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It takes between 21 to 28 days to break a habit, experts say. That’s 21 to 28 days of regimented living and being forced to do what you would rather not, despite knowing they are beneficial in the long run.

The only other problem is, technology has sort of given these bad habits the cool factor. But don’t be deceived. These are terrible babits and we (mostly) don’t have a clue:

1: Procrastination:

I love Pocket. A lot. The app allows you save up articles you don’t have the time to read at the time, for later offline reading. The only problem is, one is tempted to save everything on the interwebs. Initially, when I started using Pocket, I would read up all my saved articles on my 50 minute commute home, but now, well, let’s just say my Pocket backlog is fruitful. Of course, no one is going to hold me to that, no one even knows it’s a bad habit.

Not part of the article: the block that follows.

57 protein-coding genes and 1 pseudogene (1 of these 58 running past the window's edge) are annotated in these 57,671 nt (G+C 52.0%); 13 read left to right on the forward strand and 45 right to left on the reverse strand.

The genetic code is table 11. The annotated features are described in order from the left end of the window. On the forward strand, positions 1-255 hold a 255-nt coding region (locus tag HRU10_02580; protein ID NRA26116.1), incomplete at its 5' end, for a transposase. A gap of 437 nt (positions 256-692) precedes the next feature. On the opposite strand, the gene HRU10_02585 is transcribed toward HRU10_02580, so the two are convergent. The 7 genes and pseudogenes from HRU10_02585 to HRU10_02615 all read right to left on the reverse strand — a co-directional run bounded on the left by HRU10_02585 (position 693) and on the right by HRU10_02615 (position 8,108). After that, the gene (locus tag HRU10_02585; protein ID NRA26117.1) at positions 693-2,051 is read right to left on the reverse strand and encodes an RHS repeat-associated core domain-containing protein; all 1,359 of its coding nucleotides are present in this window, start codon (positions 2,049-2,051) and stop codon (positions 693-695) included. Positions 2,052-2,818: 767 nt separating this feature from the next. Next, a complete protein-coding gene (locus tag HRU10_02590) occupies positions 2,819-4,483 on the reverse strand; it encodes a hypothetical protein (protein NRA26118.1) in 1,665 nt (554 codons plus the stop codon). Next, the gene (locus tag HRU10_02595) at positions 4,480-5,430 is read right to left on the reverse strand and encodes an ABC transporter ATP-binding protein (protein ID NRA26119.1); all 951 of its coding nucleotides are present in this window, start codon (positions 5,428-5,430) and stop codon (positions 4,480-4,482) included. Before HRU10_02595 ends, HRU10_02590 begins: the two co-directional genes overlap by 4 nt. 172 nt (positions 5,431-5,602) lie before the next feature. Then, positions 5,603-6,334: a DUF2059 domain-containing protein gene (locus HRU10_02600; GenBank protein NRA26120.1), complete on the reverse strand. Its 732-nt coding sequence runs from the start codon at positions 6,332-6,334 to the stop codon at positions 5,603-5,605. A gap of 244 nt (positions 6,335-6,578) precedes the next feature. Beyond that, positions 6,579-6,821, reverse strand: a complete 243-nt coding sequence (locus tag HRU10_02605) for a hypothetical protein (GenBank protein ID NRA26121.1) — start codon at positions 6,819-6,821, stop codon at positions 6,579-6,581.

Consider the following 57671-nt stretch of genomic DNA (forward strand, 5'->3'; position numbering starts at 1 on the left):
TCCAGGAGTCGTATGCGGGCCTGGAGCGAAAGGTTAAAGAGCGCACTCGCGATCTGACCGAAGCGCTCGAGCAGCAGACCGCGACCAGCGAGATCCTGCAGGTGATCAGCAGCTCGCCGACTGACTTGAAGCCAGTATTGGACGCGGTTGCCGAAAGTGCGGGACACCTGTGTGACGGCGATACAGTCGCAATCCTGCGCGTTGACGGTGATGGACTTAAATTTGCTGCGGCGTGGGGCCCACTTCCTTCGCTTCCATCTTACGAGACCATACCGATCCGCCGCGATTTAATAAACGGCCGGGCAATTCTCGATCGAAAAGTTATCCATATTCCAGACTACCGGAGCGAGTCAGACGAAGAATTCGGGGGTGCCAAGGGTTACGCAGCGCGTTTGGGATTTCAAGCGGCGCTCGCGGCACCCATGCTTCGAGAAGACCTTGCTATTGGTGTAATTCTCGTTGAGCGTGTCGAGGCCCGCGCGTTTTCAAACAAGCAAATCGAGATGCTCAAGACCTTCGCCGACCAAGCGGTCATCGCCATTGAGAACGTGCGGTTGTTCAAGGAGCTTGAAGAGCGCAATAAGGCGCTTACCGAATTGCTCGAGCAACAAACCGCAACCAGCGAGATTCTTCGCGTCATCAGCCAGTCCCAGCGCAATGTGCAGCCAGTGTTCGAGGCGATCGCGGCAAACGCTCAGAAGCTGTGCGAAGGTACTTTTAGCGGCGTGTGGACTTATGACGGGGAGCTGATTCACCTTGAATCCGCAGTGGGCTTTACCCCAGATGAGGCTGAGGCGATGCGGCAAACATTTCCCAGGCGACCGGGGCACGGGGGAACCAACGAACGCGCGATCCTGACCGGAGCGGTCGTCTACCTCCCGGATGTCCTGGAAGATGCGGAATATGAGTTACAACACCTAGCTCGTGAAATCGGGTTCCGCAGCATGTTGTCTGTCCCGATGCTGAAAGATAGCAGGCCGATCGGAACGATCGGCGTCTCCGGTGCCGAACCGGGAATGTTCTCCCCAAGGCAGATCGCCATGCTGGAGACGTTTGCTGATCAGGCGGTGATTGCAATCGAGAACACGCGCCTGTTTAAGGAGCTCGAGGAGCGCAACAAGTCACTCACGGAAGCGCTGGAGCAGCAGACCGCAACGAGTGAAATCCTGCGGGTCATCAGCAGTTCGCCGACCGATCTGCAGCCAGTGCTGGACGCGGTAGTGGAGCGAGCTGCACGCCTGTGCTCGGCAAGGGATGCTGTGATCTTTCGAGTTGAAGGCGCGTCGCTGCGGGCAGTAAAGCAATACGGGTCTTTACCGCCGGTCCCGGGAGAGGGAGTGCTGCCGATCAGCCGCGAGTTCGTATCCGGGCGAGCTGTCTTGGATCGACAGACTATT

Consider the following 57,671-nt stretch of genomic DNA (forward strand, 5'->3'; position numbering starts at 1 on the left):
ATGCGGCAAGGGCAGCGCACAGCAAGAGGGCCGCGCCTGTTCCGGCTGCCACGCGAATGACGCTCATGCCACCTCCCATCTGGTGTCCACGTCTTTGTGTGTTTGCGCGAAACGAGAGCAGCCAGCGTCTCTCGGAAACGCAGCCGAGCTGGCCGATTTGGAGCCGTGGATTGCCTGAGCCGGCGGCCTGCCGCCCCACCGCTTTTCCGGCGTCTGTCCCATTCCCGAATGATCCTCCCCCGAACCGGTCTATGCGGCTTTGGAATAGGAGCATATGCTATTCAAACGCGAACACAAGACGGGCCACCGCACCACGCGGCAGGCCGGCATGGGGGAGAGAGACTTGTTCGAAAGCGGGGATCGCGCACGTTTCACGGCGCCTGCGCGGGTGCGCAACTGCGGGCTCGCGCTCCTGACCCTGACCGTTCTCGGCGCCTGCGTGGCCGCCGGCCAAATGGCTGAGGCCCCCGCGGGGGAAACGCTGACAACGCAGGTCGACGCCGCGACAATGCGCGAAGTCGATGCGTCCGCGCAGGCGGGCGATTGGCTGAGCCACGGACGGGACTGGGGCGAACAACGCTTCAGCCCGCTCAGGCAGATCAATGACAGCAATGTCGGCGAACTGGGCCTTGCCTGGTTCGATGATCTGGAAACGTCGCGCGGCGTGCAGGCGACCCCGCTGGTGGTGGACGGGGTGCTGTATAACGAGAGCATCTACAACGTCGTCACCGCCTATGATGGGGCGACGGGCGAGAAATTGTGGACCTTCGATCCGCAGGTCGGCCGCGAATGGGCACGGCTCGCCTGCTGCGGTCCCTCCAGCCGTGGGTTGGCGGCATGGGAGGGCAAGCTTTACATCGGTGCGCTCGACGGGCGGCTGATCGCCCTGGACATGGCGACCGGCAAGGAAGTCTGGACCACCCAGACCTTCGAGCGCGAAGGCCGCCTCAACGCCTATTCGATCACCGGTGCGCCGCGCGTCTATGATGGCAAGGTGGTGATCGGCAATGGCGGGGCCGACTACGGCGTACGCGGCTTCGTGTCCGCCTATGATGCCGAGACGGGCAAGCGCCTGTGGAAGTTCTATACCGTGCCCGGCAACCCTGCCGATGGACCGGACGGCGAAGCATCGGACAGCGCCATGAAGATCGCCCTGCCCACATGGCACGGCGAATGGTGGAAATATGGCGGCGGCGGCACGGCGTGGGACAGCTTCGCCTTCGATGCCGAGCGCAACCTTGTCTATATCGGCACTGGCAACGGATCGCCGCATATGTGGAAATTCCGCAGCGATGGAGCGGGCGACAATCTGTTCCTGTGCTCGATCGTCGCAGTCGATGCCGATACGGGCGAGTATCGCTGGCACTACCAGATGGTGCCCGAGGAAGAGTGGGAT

2: Dining table multitasking:

The fifth dinner guest used to be discomfiting until technology made it cool to steal a glance at the smartphone to check a text during a family dinner or even answer a phone with a bluetooth device. With Apple Watch in the mix now, it’s even easier to get distracted during dinner. On a first date, the lady could comfortably coordinate a friend’s bridal shower from Apple Watch. See, you think that’s also cool.

3: Stuttering, hemming and hawing, and upspeaking

Blame the Silicon Valley billionaires for this, especially the millennials. These tech folks up in Silicon Valley have made throwing hems and haws in between our sentences rather trendy. We also like to speak like we are having micro-seizures and make statements of fact as though they’re questions. 

Richard from the HBO series, Silicon Valley suffers a benign version of seizure-speaking.


Gbenga Onalaja Author

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